Alan Turing 
Gordon Welchman
Discovered the diagonal board 
Due to its complexity, the circuitry of the bombe does not readily lend itself to being diagrammed. But to obtain a clear understanding of how the bombe was plugged up and how it worked, it is advantageous to examine a circuit diagram for the entire bombe. For the real bombe, this is impractical without resorting to largescale diagrams, but there is an alternative, we can conveniently diagram the complete circuitry of a simplified bombe.
We shall accordingly consider a simplified bombe designed to search for keys for a simplified Enigma with an alphabet of only eight letters: A, B, C, D, E, F, G and H. The principles by which the simplified bombe operates are identical to those of the real bombe.
Suppose we have obtained the crib BEACHHEAD which we have paired, as described earlier, with the ciphertext EDBGEAHDB as follows:
1  2  3  4  5  6  7  8  9 
B  E  A  C  H  H  E  A  D 
E  D  B  G  E  A  H  D  B 
Then, also as described earlier, we can derive the crib diagram:
This diagram, which is called a menu, tells us all we need to know to plugup the bombe.
After Turing had designed the bombe, Gordon Welchman, a colleague of Turing's at Bletchley Park, realised the reciprocal property of the stecker meant that if, for example, W was steckered to Q then Q must be steckered to W, and that it was possible to reflect this property in a device which came to be called the diagonal board.
The diagonal board consisted of 26 cables each containing 26 wires leading into and out of it, with a total of 325 connections between them. For example, the a wire in the B cable was permanently connected to the b wire in the A cable, and the a wire in the C cable was permanently connected to the c wire in the A cable, and so on.
As shown in Figure 3.2, the diagonal board of our simplified bombe has 8 cables each containing 8 wires.
The effect of the diagonal board, when attached to the bombe, was to increase the feedback into the doubleended scramblers and thus reduce the necessity of obtaining loops in the cribciphertext pairing. This in turn made it possible to use shorter menus which were less likely to include a turnover of the Enigma's middle rotor during the encipherment of the plaintext. This is highly advantageous for reasons that will appear later.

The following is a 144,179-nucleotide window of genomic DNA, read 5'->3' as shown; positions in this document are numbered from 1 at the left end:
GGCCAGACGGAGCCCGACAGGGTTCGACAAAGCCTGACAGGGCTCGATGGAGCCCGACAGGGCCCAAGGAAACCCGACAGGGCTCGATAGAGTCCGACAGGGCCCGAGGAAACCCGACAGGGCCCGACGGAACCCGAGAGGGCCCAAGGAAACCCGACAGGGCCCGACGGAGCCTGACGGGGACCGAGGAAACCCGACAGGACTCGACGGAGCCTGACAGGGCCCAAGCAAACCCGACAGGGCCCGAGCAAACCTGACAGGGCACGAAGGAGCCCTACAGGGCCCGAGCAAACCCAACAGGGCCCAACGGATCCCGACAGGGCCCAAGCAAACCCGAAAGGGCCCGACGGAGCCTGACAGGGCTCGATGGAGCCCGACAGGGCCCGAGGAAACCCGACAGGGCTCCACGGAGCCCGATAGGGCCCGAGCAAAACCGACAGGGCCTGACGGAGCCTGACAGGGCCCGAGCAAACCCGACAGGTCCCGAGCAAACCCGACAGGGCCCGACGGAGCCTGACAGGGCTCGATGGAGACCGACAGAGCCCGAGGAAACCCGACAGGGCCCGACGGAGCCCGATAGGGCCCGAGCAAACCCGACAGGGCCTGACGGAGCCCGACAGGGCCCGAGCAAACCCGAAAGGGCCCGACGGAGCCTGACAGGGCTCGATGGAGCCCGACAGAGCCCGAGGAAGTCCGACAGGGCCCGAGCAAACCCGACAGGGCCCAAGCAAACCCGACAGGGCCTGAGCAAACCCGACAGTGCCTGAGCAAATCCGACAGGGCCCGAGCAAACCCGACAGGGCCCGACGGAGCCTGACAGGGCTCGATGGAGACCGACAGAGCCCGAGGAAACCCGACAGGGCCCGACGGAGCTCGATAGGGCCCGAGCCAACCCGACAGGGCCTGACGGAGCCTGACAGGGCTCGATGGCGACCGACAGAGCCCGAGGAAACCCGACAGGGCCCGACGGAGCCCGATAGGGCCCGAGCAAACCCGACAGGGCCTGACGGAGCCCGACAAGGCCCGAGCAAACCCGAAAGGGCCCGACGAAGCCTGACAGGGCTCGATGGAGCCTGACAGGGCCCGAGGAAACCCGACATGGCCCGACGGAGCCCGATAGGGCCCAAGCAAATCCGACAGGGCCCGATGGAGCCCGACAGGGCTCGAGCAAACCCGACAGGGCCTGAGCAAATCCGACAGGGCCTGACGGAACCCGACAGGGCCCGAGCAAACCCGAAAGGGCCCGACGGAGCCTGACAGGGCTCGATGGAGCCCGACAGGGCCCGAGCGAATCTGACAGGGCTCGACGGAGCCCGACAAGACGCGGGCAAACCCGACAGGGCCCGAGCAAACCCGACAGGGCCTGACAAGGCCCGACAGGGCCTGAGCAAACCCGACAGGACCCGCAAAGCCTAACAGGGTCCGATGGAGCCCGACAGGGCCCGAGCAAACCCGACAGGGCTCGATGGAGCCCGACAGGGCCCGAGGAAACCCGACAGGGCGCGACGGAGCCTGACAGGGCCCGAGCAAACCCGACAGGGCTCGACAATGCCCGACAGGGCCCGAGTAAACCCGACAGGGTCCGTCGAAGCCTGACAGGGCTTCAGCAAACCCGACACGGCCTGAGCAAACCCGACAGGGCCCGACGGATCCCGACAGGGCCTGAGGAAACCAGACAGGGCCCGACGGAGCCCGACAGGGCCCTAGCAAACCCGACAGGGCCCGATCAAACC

The two ends of a doubleended scrambler were plugged into the two cables of the diagonal board which represented the two letters connected by the scrambler in the menu. In other words, each scrambler bridges two of the diagonal board's cables. When all the scramblers had been connected in this way the drums were rotated into positions in accordance with their relative positions shown in the menu.
In our example menu, B is connected to E at relative position 1, so one end of a doubleended scrambler is plugged into the diagonal board's cable which represents B, and the other end of the same doubleended scrambler is plugged into the diagonal board's cable which represents E. Similarly, a second doubleended scrambler is plugged to bridge D and E; a third to bridge A and B; a fourth, C and G; a fifth, E and H; a sixth, A and H; a seventh, E and H again; an eighth, A and D; then the ninth and final doubleended scrambler, bridges B and D.
Next we mount the drums on their shafts. We first select a particular rotor order to try. Suppose we try rotors I, II and III. We mount nine drums each of which corresponds to rotor I on the first nine top shafts in a battery, then we mount nine drums each of which corresponds to rotor II on the first nine middle shafts in the same battery, then we mount nine drums each of which corresponds to rotor III on the first nine lower shafts in the same battery.
The drums must now be rotated to their appropriate positions. So we rotate each drum until it has the letter A painted on its circumference in the 12 o'clock position. To reflect their relative positions in the cribciphertext pairing the drums are now reset in accordance with the following table:
drum

cables connected by drum's scrambler

scrambler position in cribciphertext pairing

drums letter in 12 o'clock position

top

B and E

1

A

top

D and E

2

B

top

A and B

3

C

top

C and G

4

D

top

E and H

5

E

top

A and H

6

F

top

E and H

7

G

top

A and D

8

H

top

B and D

9

A

middle

B and D

9

B

This completes the pluggingup of a single battery.
See Figure 3.3
The other two batteries are now plugged up in exactly the same way except that different drum orders are selected.
Note that the loops in the menu are represented by loops in the pluggedup bombe.
The bombe is now fully plugged up and ready to run.
Copyright © Graham Ellsbury 1998
Continue to Part 4. How the Bombe Worked
Return to The Enigma and the Bombe main page